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Amazon.com’s $2-5 Sweet Spot

Amazon.com’s MP3 customers are showing $2 is a low enough price to pick up just about any album. Yesterday’s $1.99 special was Classics by Aphex Twin. The collection of mostly fast and abrasive techno music is currently at #2 on the site’s MP3 album chart (second only to a 30-track Beach Boys compilation selling for $5). OK, so a well known name (in electronic circles) can rise near the top of the chart with a near-giveaway price. But what about lesser known artists? Today’s $1.99 special is Trouble in Mind by Hayes Carll. The album by the Houston-based artist was released on April 8 by Universal Music Group’s alt-country imprint, Lost Highway. As the CD sits at #268, the low-priced MP3 album is at #13.

A look at the MP3 album chart shows Amazon.com customers’ love of bargain hunting. The top eight titles are all on special — five of them are priced at $5, two are going for $1.99 and one (by John Coltrane, currently a featured artist) is $5.99. Nine of the top 25 titles cost $5 or less.

Of course, the sweet spot varies according to demand. The Illusion of Progress by Staind, the highest non-sale title, has enough demand to merit a normal sale price. Same goes for the Mamma Mia! soundtrack that sits at #12 with a $9.49 price.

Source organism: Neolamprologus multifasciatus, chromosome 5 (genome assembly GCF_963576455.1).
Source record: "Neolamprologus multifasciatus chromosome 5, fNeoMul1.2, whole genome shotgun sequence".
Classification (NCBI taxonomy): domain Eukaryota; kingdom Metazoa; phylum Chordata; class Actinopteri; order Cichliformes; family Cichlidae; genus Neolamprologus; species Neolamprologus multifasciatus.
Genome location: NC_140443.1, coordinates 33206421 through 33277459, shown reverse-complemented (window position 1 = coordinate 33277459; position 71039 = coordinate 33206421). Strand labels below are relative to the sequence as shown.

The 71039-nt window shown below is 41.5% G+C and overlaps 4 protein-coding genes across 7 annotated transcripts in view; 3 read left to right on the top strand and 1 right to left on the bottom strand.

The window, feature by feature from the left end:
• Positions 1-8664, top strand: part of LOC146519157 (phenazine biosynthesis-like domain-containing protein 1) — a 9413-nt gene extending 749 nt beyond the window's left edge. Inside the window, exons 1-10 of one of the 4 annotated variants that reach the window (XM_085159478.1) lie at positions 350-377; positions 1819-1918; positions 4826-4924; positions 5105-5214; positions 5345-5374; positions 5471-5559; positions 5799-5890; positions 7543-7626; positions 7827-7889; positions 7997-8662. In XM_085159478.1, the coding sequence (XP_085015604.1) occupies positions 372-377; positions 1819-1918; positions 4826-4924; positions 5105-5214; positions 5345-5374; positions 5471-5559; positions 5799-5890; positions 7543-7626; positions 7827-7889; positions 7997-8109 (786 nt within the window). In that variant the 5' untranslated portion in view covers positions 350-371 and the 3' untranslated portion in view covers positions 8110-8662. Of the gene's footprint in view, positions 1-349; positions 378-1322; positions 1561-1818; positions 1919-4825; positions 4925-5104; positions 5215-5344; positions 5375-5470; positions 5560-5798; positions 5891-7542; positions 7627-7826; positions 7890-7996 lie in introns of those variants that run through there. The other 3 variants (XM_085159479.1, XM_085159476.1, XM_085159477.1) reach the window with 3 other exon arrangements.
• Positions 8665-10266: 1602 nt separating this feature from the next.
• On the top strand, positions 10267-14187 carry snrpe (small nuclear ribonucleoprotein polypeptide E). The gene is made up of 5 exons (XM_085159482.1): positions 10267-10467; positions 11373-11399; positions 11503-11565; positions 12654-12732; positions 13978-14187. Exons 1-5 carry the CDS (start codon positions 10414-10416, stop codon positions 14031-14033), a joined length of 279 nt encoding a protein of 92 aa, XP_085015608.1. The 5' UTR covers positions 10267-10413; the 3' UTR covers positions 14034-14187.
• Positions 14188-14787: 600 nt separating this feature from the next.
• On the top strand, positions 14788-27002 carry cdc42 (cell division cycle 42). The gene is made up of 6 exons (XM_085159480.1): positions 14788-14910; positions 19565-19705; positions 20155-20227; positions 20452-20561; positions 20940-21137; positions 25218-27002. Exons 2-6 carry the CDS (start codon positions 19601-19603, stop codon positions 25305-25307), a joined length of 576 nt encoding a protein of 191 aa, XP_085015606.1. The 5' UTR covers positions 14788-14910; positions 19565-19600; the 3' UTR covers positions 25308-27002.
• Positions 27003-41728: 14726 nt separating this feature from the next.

Such sale prices are probably (I’m guessing since I have no sales data to back me up) low enough to create incremental purchases that will not infringe upon the sales of popular new releases. A $2 album is practically a pack of gum at the check-out aisle. That’s found money. Those prices are good for consumers’ willingness to fill holes in their collections, good for labels to spur demand for a catalog title or raise awareness for a developing artist. And judging from the regularity by which I visit Amazon.com’s MP3 page to see what’s on sale, the store’s pricing strategy can go a long way in getting repeat business.

Compare iTunes’ and Amazon.com’s best sellers and it’s clear Amazon.com is the home of the deal. iTunes’ current top 100 does not have a single album priced under $6.99 (it does contain three low-priced EPs). While Amazon.com is gaining unit market share through catalog sales and one-off specials, iTunes is doing brisk business selling titles are regular prices. That greater profit margin represents the value of loyal, practically locked-in customers who would rather pay full list price than shop around. I think Amazon.com will be able to grab the business of some frequent iTunes buyers who enjoy browsing through sale titles and looking for bargains. The larger question is if they can change the game by getting business from the more casual-yet-full price-paying iTunes customer.